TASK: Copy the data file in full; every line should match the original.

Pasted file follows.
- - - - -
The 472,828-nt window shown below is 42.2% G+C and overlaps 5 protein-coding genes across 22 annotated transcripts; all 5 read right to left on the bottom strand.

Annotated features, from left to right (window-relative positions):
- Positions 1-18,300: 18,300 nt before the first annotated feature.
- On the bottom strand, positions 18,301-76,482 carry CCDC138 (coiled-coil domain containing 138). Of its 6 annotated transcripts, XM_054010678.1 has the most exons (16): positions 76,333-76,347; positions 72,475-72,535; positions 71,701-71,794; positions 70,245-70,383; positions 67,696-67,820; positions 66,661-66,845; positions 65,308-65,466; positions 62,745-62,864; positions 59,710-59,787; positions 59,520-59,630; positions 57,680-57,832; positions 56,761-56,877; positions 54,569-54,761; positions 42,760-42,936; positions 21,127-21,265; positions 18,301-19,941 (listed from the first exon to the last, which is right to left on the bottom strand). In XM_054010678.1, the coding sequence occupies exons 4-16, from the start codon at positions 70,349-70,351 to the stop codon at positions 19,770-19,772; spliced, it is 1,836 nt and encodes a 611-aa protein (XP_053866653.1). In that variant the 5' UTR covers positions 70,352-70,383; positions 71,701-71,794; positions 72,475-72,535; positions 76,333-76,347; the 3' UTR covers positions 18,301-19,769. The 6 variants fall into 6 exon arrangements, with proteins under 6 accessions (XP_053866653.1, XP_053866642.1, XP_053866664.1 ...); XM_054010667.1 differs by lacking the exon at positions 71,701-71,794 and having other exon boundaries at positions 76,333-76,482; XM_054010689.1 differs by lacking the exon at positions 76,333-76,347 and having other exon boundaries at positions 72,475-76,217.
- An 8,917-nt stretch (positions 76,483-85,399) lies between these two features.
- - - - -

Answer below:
The 472,828-nt window shown below is 42.2% G+C and overlaps 5 protein-coding genes across 22 annotated transcripts; all 5 read right to left on the bottom strand.

Annotated features, from left to right (window-relative positions):
- Positions 1-18,300: 18,300 nt before the first annotated feature.
- On the bottom strand, positions 18,301-76,482 carry CCDC138 (coiled-coil domain containing 138). Of its 6 annotated transcripts, XM_054010678.1 has the most exons (16): positions 76,333-76,347; positions 72,475-72,535; positions 71,701-71,794; positions 70,245-70,383; positions 67,696-67,820; positions 66,661-66,845; positions 65,308-65,466; positions 62,745-62,864; positions 59,710-59,787; positions 59,520-59,630; positions 57,680-57,832; positions 56,761-56,877; positions 54,569-54,761; positions 42,760-42,936; positions 21,127-21,265; positions 18,301-19,941 (listed from the first exon to the last, which is right to left on the bottom strand). In XM_054010678.1, the coding sequence occupies exons 4-16, from the start codon at positions 70,349-70,351 to the stop codon at positions 19,770-19,772; spliced, it is 1,836 nt and encodes a 611-aa protein (XP_053866653.1). In that variant the 5' UTR covers positions 70,352-70,383; positions 71,701-71,794; positions 72,475-72,535; positions 76,333-76,347; the 3' UTR covers positions 18,301-19,769. The 6 variants fall into 6 exon arrangements, with proteins under 6 accessions (XP_053866653.1, XP_053866642.1, XP_053866664.1 ...); XM_054010667.1 differs by lacking the exon at positions 71,701-71,794 and having other exon boundaries at positions 76,333-76,482; XM_054010689.1 differs by lacking the exon at positions 76,333-76,347 and having other exon boundaries at positions 72,475-76,217.
- An 8,917-nt stretch (positions 76,483-85,399) lies between these two features.